Ongoing Mysteries, Part 2

We now know quite a bit more about the White Rock Massacre than we used to, but still not everything.  A roadside memorial to the victims, installed in 1958, contains a number of solid facts, but also enshrines some of the erroneous information contained in Winsor and Scarbrough’s 1878 history of Jewell County:

In the spring of 1867 a party of nine Pawnee and Oto Indians visited two homesteads several miles north and northwest from here.  These Indians killed Mr. Nicholas Ward, Erastus Bartlett, Mrs. Sutzer and her ten year old son.  All were buried on the hill one-half mile east of this point.

The fifth grave is that of John Dahl, also a settler of White Rock Creek, whom the Indians killed in May 1869.

In memory of Nicholas Ward, Erastus Bartlett, Mrs. Sutzer and son, killed by Indians April 9, 1867

The mother of the slain boy was Mariah Setzer, and he was probably a nine-year-old named Jacob.  The 1867 massacre did not occur on April 9, but, as Daniel Davis recalled, on April 30, eleven days after General Winfield Scott Hancock ordered Sioux and Cheyenne villages to be burned near Fort Larned.  Rather than Pawnees and Otoes, as the marker states, or Cheyennes, as Winsor and Scarbrough believed, the Indians were probably Sioux, driven north from Larned ahead of Custer’s 7th Cavalry, who were guided by “Wild Bill” Hickok and several Delaware scouts.  The Sioux warriors were returning to the vicinity where their village had stood the previous winter.  They had abandoned their exhausted mounts while fleeing from the cavalry, and came to the little settlement along White Rock Creek looking for fresh ponies.  After committing their mayhem, they settled for the two mules owned by Nicholas Ward, and took Ward’s young wife Mary away with them as their captive.

“John Dahl” was really Thomas Voarness, a young man living with Paul and Martin Dahl, who was shot by Cheyenne Dog Soldiers while the Dahl brothers were away from their cabin.

The White Rock Massacre involved members of a colony from Illinois who had come to Jewell County in 1866.  We know that Erastus Bartlett was a young war veteran with an invalid pension, and that he was living in a cabin shared with Mrs. Setzer and her boy.  Bartlett was either a cousin or a nephew of John Rice, one of the colony’s leaders, and Mrs. Setzer was the granddaughter of John Flint, the oldest member of the colony.  While Mrs. Setzer was sometimes known as “the widow Setzer,” her husband Uriah may have deserted her and their two boys during the Pikes Peak craze of 1859.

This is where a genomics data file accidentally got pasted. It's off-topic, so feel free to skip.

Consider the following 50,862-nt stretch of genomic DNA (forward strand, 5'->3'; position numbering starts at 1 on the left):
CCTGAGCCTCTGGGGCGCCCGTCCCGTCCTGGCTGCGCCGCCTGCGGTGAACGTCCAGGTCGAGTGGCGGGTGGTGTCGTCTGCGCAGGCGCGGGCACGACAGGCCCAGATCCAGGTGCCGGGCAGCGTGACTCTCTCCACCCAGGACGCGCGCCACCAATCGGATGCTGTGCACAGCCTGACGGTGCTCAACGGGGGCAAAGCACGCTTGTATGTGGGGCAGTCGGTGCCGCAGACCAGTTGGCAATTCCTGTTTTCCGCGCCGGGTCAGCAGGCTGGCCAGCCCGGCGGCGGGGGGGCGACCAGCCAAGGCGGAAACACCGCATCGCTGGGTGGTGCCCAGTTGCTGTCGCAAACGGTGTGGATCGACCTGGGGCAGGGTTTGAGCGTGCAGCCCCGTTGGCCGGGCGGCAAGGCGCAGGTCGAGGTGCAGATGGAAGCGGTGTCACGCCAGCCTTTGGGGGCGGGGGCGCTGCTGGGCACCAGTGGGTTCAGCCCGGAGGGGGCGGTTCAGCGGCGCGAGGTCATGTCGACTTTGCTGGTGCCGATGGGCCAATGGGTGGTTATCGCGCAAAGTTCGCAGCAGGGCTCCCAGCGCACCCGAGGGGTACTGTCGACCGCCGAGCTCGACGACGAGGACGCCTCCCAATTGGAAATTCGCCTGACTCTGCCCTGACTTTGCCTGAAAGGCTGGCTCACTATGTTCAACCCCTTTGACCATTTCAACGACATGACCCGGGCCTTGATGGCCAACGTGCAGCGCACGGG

A recently-discovered record from Cloud County reports that Nicholas Ward was from southern Illinois, probably a native of Saline County who would have been twenty-nine years old in 1867.  The Nicholas Ward from Saline County had two brothers who died in the Civil War, leaving a number of fatherless children.  John Ward, a thirteen-year-old who lived with Nicholas and Mary Ward, may have been a nephew.  John, the only victim to survive the attack, was the source of most of what we know about the sequence of events that occurred the evening of April 30, 1867.

So, where’s the mystery?

In July of 1867, several Kansas newspapers reported the story of a young visitor making his way through eastern Kansas on foot.  By mid-July he had arrived at Junction City, where he caught the attention of a reporter from the Junction City Union.

We understand that a boy fifteen or sixteen years of age, named Johnson, was in town this week, in quite a destitute condition, who represented himself as coming from White Rock river, in Republic County, some 100 miles northwest of here, where, as he states, on Monday the first day of July, his father and mother were murdered by the Indians, and a sister and brother disposed of, in what way as to two latter, he was not aware, not being able to find a trace of their wereabouts or remains.

Nothing more was published about him.  There was not a word printed about where the boy was headed, or who his parents had been.  It is quite possible that the young man was a runaway, using news of the recent White Rock Massacre as a sob story to cadge a meal.  It is also possible that the boy’s family did arrive at White Rock after the April 30 massacre and picked out a prime piece of farm land near a settlement that seemed to be deserted.  Samuel Fisher made the mistake of returning to White Rock on May 11 and had to fight his way back to Elk Creek, losing a team of horses to marauding Indians along the way.  The Army would begin sending out patrols along the creek that summer, but the soldiers did not even reconnoiter at Lake Sibley until after the first of July.  From Sibley, it was still a two-day march to White Rock.

It says something about the remoteness of the wild land beyond Lake Sibley, and the isolation of its scattered settlements, that the boy’s story, completely devoid of supporting evidence, struck people as at least plausible.  It still does today.    

 

© Dale Switzer 2016  dale@lovewellhistory.com